Out West Arts: Performance at the end of the world

Opera, music, theater, and art in Los Angeles and beyond

Love for Sale

March 01, 2007

I knew a girl named Nikki...
Photo: Robert Millard 2007

Perhaps the only thing less erotic than watching people have real sex on stage is watching them have simulated sex on stage. Or at least it felt like that last night in the opening minutes of LA Opera’s new production of Tannhäuser, directed by Ian Judge. For Judge, Venusberg was sort of a politically correct red-light district where a number of hardbody men and women were recruited to cavort bare-chested in red or nude color g-strings in various combinations. There was even a whip, but sorry folks, no animals. As squirm-inducing as this may have been, I can’t say that the gesture went totally unappreciated. It made sense and fit in the piece, so Judge gets an A for effort.

Judge is a bit of a house director, given that he is single-handedly responsible for a large number of LA Opera’s productions including their most recent Figaro, Tosca, Romeo et Juliet, and Don Carlo to name just a few. He knows how to fill the Dorothy Chandler Pavilion stage with sets that are both simple and eye-catching. Most of the time things work well, but sometimes they don’t. Overall, his Tannhäuser wasn’t so bad, although it certainly wasn’t his best. The design was equal parts Dan Flavin and Erte with a large, angled, black lacquer room, the two sides of which rested on angled rotating platforms allowing the sides of the room to be altered in different ways to represent Venusberg, the Wartburg Hall, or the outdoors. Corners were lit with a single long vertical neon bulb that would change colors back and forth from the lustful red to the redemptive green over the course of four hours. Costumes followed this overly simple color scheme with red, green, white, and lots and lots and lots of black. This may be the darkest Tannhäuser on record simply due to the totally black set and overall lack of lighting. The symbolism could have been a little more subtle, but again, it was nice that someone was actually thinking about the work itself in the production design.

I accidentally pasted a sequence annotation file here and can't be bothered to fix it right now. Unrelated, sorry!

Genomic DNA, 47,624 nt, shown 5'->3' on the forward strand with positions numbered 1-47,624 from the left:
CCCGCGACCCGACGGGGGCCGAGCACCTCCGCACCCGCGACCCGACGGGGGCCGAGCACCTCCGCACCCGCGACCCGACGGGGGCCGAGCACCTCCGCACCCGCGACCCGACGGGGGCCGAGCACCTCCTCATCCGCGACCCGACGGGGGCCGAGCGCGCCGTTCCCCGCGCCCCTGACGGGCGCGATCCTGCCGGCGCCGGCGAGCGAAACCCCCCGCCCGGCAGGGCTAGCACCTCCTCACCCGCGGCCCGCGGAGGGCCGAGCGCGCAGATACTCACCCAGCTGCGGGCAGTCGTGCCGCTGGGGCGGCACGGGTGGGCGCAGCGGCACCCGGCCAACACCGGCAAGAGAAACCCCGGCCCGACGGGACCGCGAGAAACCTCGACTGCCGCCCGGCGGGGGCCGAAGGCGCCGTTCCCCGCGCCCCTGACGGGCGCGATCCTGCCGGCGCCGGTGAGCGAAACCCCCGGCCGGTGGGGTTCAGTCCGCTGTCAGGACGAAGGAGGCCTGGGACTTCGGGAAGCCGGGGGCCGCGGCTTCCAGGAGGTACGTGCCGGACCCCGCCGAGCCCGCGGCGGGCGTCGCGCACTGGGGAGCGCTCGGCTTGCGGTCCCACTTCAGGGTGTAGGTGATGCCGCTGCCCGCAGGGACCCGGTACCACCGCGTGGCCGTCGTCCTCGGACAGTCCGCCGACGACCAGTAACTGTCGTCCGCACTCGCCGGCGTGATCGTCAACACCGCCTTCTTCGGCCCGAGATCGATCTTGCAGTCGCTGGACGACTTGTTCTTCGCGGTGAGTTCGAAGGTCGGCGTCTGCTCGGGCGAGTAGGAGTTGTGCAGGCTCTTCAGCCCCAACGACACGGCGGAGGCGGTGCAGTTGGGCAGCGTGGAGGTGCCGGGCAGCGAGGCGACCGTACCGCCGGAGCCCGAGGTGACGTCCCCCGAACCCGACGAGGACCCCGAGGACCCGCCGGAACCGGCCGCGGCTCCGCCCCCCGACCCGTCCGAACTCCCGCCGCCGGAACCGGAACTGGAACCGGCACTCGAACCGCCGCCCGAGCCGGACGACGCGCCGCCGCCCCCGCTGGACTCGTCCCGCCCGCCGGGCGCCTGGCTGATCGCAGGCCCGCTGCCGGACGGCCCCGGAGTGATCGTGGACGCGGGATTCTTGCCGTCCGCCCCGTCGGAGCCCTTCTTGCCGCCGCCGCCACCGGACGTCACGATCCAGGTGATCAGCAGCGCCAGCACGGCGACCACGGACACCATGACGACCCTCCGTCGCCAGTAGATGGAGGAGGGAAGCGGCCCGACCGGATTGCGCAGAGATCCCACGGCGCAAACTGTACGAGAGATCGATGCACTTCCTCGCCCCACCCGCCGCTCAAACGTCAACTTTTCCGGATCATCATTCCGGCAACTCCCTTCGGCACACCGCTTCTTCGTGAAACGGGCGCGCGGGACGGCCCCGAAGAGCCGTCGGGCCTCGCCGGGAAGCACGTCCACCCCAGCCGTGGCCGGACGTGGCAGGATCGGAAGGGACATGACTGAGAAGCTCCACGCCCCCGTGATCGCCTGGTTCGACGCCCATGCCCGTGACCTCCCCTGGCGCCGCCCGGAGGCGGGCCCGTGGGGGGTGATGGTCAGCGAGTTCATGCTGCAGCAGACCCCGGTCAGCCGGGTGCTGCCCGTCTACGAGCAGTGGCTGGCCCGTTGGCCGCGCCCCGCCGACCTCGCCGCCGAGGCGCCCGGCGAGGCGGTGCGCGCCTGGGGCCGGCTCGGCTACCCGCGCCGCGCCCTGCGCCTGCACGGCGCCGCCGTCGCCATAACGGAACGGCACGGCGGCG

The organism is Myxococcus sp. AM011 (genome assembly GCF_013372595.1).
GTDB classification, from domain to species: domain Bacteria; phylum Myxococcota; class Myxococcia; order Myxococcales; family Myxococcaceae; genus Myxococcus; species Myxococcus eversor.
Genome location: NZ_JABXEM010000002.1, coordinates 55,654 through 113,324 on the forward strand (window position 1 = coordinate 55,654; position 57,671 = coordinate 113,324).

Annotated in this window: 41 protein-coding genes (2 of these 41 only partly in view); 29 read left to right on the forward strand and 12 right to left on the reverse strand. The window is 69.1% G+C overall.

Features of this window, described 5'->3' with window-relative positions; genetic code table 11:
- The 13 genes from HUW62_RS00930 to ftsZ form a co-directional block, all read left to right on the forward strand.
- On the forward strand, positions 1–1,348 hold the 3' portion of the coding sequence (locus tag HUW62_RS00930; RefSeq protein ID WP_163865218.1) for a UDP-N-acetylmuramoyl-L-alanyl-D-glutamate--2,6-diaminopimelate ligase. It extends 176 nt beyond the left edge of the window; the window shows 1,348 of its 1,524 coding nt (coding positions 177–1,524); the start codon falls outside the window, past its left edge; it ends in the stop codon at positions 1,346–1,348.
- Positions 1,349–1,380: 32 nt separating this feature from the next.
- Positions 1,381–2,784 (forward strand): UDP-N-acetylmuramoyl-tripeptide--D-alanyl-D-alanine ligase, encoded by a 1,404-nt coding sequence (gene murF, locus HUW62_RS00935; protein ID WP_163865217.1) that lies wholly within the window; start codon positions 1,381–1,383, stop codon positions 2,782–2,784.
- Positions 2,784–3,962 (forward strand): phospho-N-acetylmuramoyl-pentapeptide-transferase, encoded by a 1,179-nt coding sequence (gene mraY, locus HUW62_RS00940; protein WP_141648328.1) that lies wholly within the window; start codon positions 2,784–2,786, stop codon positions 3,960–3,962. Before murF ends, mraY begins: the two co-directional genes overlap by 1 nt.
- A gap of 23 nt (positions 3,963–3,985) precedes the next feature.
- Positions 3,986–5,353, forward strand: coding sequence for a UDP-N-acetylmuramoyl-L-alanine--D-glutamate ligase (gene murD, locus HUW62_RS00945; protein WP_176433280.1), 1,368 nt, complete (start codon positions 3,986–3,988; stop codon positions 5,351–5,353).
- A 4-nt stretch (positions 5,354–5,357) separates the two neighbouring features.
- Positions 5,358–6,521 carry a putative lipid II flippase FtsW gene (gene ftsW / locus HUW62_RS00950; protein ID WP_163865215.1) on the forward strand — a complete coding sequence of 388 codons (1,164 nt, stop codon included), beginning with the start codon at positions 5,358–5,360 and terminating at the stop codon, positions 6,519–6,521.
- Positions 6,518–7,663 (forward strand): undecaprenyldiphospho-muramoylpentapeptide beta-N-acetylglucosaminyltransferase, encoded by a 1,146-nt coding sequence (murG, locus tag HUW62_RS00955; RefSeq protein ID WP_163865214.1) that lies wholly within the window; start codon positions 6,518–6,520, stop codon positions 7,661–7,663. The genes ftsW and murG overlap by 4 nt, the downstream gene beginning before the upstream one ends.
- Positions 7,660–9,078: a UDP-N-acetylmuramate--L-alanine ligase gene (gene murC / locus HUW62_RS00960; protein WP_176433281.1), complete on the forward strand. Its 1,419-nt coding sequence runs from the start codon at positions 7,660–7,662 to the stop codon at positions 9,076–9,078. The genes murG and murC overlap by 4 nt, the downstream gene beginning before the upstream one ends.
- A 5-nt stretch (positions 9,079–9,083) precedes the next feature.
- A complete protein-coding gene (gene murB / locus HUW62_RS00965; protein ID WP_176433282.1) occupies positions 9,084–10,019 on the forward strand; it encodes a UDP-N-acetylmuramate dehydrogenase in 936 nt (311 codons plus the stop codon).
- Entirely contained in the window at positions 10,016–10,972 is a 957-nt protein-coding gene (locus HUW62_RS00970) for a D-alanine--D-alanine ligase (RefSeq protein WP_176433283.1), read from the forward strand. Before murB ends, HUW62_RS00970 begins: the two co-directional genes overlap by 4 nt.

This is what it sounds like when doves cry
Photo: Robert Millard 2007
This commentary sounds negative, but it isn’t intended to be. I actually liked the staging and feel it worked better as the opera went on. The performance itself was very good if not great. Conlon continues to wow local audiences in his first season that seems filled with endless surprises. He continues to marshal great performances from the LA Opera orchestra and this evening was no exception. The principals are two of my favorite Wagnerians: Peter Seiffert in the title role and Petra-Maria Schnitzer as Elisabeth. Seiffert started out a little wobbly but pulled out of it and was bright and heroic throughout Act II and III. I worry, though, that this is a part he has become too familiar with and has gotten sloppy in the acting department. Last night he seemed more a graduate of the Jim Rockford School of Dramatic Arts than the Peter Seiffert I’ve come to know and love. Schnitzer fared far better and impressed everyone with her assured touch. The supporting cast was serviceable across the board.

In the end, it is a show definitely worth a return visit. Provocative if not necessarily erotic, the production may owe something to the music videos of Prince, but it certainly isn't cookie cutter Wagner either which is a very good thing.

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